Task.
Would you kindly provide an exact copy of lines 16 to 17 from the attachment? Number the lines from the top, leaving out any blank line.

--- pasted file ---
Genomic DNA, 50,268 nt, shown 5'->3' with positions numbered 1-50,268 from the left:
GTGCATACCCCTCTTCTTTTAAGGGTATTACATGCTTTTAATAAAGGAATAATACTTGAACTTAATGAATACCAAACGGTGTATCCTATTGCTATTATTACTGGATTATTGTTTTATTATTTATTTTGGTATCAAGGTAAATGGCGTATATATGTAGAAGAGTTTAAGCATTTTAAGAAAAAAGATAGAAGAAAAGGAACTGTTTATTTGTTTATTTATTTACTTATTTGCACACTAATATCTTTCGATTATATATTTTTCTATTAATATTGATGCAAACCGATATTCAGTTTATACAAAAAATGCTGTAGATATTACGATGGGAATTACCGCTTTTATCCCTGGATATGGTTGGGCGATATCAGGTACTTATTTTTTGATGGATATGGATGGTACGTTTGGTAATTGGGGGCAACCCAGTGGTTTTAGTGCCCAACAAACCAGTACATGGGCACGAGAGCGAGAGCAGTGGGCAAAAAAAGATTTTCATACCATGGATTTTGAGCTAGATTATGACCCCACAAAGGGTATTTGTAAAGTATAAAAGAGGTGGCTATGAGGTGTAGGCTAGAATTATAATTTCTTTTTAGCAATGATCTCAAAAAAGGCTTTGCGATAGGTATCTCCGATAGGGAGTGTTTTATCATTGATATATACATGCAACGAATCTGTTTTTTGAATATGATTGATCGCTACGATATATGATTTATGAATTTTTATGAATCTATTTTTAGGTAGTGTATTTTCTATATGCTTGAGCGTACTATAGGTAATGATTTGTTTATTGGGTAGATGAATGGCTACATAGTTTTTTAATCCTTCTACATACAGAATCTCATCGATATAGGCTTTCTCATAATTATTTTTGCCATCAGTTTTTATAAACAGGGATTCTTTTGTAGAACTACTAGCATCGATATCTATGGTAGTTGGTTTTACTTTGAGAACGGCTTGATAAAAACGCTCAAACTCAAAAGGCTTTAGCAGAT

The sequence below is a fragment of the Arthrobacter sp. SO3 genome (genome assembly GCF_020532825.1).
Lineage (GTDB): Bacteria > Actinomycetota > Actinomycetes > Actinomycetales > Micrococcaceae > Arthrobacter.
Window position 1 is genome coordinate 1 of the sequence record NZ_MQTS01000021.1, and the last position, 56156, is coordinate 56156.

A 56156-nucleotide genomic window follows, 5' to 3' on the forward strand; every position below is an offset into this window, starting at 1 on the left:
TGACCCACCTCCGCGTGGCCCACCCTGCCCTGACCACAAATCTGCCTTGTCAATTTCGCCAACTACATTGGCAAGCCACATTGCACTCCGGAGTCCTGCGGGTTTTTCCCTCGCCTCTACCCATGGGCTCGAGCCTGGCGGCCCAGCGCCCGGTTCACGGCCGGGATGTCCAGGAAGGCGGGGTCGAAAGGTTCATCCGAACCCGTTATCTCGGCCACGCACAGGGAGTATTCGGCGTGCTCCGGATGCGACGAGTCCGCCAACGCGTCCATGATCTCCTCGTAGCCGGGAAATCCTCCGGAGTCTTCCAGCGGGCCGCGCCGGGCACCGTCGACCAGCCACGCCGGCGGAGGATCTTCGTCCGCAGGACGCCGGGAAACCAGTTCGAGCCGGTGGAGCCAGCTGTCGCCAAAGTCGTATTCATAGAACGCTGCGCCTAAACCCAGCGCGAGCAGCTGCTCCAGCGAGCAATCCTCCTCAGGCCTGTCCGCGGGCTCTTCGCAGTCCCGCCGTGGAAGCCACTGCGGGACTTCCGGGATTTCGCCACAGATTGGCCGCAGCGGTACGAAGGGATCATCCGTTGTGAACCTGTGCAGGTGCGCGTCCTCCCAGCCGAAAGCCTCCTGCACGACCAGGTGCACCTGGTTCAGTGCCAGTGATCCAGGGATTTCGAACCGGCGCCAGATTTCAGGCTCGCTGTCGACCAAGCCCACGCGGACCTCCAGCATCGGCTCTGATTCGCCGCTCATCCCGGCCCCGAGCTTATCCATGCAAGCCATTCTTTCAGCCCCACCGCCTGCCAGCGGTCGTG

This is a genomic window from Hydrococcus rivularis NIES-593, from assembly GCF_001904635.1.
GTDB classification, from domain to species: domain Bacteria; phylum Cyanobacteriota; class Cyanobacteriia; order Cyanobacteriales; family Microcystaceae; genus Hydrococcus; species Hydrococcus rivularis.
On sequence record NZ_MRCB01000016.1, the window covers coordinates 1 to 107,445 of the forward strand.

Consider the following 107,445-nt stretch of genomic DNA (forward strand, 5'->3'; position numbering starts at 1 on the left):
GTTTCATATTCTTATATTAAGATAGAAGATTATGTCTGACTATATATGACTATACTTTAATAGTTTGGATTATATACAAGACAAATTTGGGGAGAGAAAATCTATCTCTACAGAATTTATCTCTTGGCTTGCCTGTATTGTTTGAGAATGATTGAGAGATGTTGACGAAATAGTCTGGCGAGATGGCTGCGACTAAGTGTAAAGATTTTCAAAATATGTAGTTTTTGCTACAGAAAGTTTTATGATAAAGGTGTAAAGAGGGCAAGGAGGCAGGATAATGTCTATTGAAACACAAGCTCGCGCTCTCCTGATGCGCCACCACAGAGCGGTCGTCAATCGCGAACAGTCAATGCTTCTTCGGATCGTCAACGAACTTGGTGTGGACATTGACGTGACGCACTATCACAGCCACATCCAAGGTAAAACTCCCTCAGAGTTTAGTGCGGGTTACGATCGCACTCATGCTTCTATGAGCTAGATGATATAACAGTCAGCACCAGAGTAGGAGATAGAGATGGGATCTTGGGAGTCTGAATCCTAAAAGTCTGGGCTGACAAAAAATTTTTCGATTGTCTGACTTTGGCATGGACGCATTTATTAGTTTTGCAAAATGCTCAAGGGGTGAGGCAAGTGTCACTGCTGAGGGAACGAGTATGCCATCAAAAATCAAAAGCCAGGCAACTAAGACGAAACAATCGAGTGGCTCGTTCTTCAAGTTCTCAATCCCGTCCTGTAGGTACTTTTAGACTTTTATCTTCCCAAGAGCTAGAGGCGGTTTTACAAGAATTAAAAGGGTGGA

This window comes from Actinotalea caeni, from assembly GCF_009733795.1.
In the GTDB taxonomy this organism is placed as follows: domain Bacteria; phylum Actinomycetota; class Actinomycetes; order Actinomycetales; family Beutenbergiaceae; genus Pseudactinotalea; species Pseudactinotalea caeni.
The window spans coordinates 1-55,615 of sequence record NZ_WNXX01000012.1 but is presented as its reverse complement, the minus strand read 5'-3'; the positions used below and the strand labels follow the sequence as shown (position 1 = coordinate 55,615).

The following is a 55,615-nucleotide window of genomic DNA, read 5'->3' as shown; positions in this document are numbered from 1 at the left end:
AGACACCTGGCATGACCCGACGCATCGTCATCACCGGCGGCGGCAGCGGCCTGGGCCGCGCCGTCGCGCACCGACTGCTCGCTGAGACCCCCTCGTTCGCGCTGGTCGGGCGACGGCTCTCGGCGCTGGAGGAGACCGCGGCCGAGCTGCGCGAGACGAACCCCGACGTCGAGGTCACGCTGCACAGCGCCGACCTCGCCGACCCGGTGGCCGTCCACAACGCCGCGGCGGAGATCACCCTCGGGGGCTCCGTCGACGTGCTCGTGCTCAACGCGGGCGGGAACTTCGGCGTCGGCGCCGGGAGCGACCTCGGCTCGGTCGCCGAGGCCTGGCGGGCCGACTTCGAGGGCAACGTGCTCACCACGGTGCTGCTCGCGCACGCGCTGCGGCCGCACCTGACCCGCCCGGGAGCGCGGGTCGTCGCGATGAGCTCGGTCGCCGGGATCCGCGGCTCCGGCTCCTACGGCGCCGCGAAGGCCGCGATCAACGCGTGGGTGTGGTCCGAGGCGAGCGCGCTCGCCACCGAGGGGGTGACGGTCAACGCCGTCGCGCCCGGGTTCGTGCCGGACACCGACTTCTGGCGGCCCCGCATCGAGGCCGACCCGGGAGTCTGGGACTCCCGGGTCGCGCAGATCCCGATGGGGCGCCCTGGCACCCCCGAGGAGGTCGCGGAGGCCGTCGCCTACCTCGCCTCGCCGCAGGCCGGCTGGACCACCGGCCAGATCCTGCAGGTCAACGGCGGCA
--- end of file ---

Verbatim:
The following is a 55,615-nucleotide window of genomic DNA, read 5'->3' as shown; positions in this document are numbered from 1 at the left end:
AGACACCTGGCATGACCCGACGCATCGTCATCACCGGCGGCGGCAGCGGCCTGGGCCGCGCCGTCGCGCACCGACTGCTCGCTGAGACCCCCTCGTTCGCGCTGGTCGGGCGACGGCTCTCGGCGCTGGAGGAGACCGCGGCCGAGCTGCGCGAGACGAACCCCGACGTCGAGGTCACGCTGCACAGCGCCGACCTCGCCGACCCGGTGGCCGTCCACAACGCCGCGGCGGAGATCACCCTCGGGGGCTCCGTCGACGTGCTCGTGCTCAACGCGGGCGGGAACTTCGGCGTCGGCGCCGGGAGCGACCTCGGCTCGGTCGCCGAGGCCTGGCGGGCCGACTTCGAGGGCAACGTGCTCACCACGGTGCTGCTCGCGCACGCGCTGCGGCCGCACCTGACCCGCCCGGGAGCGCGGGTCGTCGCGATGAGCTCGGTCGCCGGGATCCGCGGCTCCGGCTCCTACGGCGCCGCGAAGGCCGCGATCAACGCGTGGGTGTGGTCCGAGGCGAGCGCGCTCGCCACCGAGGGGGTGACGGTCAACGCCGTCGCGCCCGGGTTCGTGCCGGACACCGACTTCTGGCGGCCCCGCATCGAGGCCGACCCGGGAGTCTGGGACTCCCGGGTCGCGCAGATCCCGATGGGGCGCCCTGGCACCCCCGAGGAGGTCGCGGAGGCCGTCGCCTACCTCGCCTCGCCGCAGGCCGGCTGGACCACCGGCCAGATCCTGCAGGTCAACGGCGGCA